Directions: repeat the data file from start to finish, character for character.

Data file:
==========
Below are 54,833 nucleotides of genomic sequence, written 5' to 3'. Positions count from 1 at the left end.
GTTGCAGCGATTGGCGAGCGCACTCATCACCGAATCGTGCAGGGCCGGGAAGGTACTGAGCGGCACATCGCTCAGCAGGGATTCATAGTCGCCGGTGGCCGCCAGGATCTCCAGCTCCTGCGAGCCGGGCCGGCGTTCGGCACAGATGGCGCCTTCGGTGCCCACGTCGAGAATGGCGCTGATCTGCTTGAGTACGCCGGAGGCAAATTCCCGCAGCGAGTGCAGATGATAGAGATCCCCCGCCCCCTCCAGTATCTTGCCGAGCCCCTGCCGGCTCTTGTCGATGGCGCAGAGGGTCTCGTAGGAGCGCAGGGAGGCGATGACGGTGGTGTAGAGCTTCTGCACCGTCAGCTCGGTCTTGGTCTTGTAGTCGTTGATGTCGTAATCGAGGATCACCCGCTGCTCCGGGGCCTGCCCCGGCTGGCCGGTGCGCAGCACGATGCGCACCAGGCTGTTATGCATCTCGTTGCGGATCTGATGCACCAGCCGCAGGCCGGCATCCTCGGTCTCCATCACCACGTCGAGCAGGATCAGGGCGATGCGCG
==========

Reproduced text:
Below are 54,833 nucleotides of genomic sequence, written 5' to 3'. Positions count from 1 at the left end.
GTTGCAGCGATTGGCGAGCGCACTCATCACCGAATCGTGCAGGGCCGGGAAGGTACTGAGCGGCACATCGCTCAGCAGGGATTCATAGTCGCCGGTGGCCGCCAGGATCTCCAGCTCCTGCGAGCCGGGCCGGCGTTCGGCACAGATGGCGCCTTCGGTGCCCACGTCGAGAATGGCGCTGATCTGCTTGAGTACGCCGGAGGCAAATTCCCGCAGCGAGTGCAGATGATAGAGATCCCCCGCCCCCTCCAGTATCTTGCCGAGCCCCTGCCGGCTCTTGTCGATGGCGCAGAGGGTCTCGTAGGAGCGCAGGGAGGCGATGACGGTGGTGTAGAGCTTCTGCACCGTCAGCTCGGTCTTGGTCTTGTAGTCGTTGATGTCGTAATCGAGGATCACCCGCTGCTCCGGGGCCTGCCCCGGCTGGCCGGTGCGCAGCACGATGCGCACCAGGCTGTTATGCATCTCGTTGCGGATCTGATGCACCAGCCGCAGGCCGGCATCCTCGGTCTCCATCACCACGTCGAGCAGGATCAGGGCGATGCGCG